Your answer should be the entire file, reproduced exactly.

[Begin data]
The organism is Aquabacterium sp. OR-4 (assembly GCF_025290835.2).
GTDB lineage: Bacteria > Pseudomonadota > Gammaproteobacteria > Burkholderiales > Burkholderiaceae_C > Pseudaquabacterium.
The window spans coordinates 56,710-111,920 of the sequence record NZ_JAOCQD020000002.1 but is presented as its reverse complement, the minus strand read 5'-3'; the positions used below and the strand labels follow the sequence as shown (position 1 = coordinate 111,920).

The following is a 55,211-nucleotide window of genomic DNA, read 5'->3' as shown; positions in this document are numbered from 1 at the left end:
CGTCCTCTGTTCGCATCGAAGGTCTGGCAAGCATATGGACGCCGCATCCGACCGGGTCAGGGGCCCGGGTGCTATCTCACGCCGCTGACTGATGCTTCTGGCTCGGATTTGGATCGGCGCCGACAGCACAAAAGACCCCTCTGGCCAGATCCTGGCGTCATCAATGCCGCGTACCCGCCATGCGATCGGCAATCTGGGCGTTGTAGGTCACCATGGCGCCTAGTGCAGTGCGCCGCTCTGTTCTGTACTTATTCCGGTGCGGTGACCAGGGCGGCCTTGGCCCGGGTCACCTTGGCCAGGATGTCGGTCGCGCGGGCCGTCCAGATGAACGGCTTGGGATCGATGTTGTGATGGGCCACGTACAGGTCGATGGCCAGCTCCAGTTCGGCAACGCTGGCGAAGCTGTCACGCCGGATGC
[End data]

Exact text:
The organism is Aquabacterium sp. OR-4 (assembly GCF_025290835.2).
GTDB lineage: Bacteria > Pseudomonadota > Gammaproteobacteria > Burkholderiales > Burkholderiaceae_C > Pseudaquabacterium.
The window spans coordinates 56,710-111,920 of the sequence record NZ_JAOCQD020000002.1 but is presented as its reverse complement, the minus strand read 5'-3'; the positions used below and the strand labels follow the sequence as shown (position 1 = coordinate 111,920).

The following is a 55,211-nucleotide window of genomic DNA, read 5'->3' as shown; positions in this document are numbered from 1 at the left end:
CGTCCTCTGTTCGCATCGAAGGTCTGGCAAGCATATGGACGCCGCATCCGACCGGGTCAGGGGCCCGGGTGCTATCTCACGCCGCTGACTGATGCTTCTGGCTCGGATTTGGATCGGCGCCGACAGCACAAAAGACCCCTCTGGCCAGATCCTGGCGTCATCAATGCCGCGTACCCGCCATGCGATCGGCAATCTGGGCGTTGTAGGTCACCATGGCGCCTAGTGCAGTGCGCCGCTCTGTTCTGTACTTATTCCGGTGCGGTGACCAGGGCGGCCTTGGCCCGGGTCACCTTGGCCAGGATGTCGGTCGCGCGGGCCGTCCAGATGAACGGCTTGGGATCGATGTTGTGATGGGCCACGTACAGGTCGATGGCCAGCTCCAGTTCGGCAACGCTGGCGAAGCTGTCACGCCGGATGC